We are tired of the pandemic, sick of the war in Ukraine, and nobody wants to hear about climate change. Right? Roughly 90 years ago, things were similar, but much, much worse. Humanity had struggled through the Spanish Flu, which claimed possibly more than 50 million lives worldwide, and was mired in a terrible economic depression. We were still mourning the thousands who never returned from “The Great War” and were not yet aware of the black cloud of Hitler and Nazism forming on the horizon. Colonialism had only just loosened its grip on the world. Slavery was still common. Women had few rights, and Indigenous populations were still being ravaged in the Americas.
Lest we forget, critical vaccines to stop some of the terrible diseases that afflicted humanity had yet to be invented. We can look at our lot now and observe, optimistically, that humanity has made it through much rougher times.
All that said, we have simultaneously experienced three transformative global events in the past two years. Each one will dramatically change the course of human history—hopefully for better in the long term.
Let’s consider them in context: Climate change was already here, of course, but it seems the pandemic made us take more note. The impacts have only just begun but are showing themselves to be terrible and devastating. Unless we act globally to repair the damage to our atmosphere of the last 100 years of industrialization, the outcomes will be dire. We know time is running out. Scientists have been warning us for several decades.
The pandemic has been “The Great Reveal” because it outed so many of our shortcomings. We had long ignored warnings from medical scientists of pending deadly diseases that would stalk humanity. Pandemic plans collected dust, while the resources needed to battle an unseen foe were non-existent.
That was only the beginning. Many social issues emerged: how poorly we care for elders, social divides, over-crowded housing for Indigenous communities, and myriad health-care issues. And that does not address dysfunctional partisan bickering, outright denial, and the nether world of conspiracy theories. All of society’s foibles, inequities, and inadequacies, so long subverted, were suddenly brought under a spotlight.
Now there is Russia’s invasion of Ukraine. We have come to realize—finally—that it is a fresh step in Russian president Vladimir Putin’s campaign to return “Mother Russia” to the former glory (and power) of the Soviet Union. The civil war in Syria started as a peaceful uprising 10 years ago. But as the U.S. pulled out, the world watched as Putin’s military systematically destroyed resistance to President Bashar al-Assad’s brutal regime. Cities were reduced to rubble, schools and hospitals were bombed, and starving civilians lived under siege and suffered poison gas attacks. The world watched in horror but did nothing. What happened in Chechnya was just as bad. The crimes against humanity now underway in Ukraine are not new.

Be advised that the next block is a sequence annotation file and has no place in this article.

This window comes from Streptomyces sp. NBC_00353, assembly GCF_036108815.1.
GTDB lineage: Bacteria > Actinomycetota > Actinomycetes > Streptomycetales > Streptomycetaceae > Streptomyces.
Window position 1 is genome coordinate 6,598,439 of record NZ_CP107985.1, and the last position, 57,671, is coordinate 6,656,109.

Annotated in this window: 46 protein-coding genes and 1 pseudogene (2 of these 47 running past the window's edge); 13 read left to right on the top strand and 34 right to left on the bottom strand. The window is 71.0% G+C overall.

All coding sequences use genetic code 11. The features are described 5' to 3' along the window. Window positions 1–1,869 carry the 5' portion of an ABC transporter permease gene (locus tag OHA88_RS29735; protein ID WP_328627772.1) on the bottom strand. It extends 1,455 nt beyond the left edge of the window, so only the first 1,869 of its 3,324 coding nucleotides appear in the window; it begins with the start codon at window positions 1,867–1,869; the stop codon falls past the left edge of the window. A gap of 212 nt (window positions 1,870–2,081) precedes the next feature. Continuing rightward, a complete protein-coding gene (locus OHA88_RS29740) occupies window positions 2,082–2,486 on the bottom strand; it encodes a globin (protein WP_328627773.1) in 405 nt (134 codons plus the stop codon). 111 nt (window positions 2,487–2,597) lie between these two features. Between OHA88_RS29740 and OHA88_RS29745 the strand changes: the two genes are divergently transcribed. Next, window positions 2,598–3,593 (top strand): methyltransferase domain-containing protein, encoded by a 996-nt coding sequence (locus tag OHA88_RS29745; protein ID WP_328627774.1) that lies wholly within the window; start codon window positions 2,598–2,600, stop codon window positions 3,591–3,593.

Humanity’s complacency has allowed all these urgent matters to fester in our consciousness until they finally emerge as imperatives demanding action. Complacency is our great weakness. We continue to ignore reality when it is inconvenient. Then we wait so long to act that we end up facing a seemingly impossible crisis.
Putin will not stop at Ukraine. He wants NATO gone and the former Soviet countries returned to Russia. Will we leave the Ukrainians alone to fight our battle for us? Meanwhile, as we try to crush the Russian economy “to teach Putin a lesson,” we must remember those black clouds on the horizon in the 1930s. A punished, angry Germany was fertile ground for Hitler. We must avoid even worse outcomes with Russia.
Then there is the small (microscopic) matter of the threat of viruses. Six million deaths worldwide from COVID-19 speak to a harsh reality: We must prepare, but that’s not all. We must also fix our health care system that, by design, is discriminatory. And we must adjust a pharmaceutical industry that, by design, cares more for profit than human life.
Amazingly, the invasion of Ukraine may turn out to be the catalyst that leads the world away from dependency on fossil fuels. An alternative to Russian natural gas in Europe is an imperative, and the answer is renewable energy— a rare positive takeaway. But that is only one small step and climate change is another monster that is already upon us.
We must act now on all three of our current challenges. Most important, we must replace our complacency with awareness and action.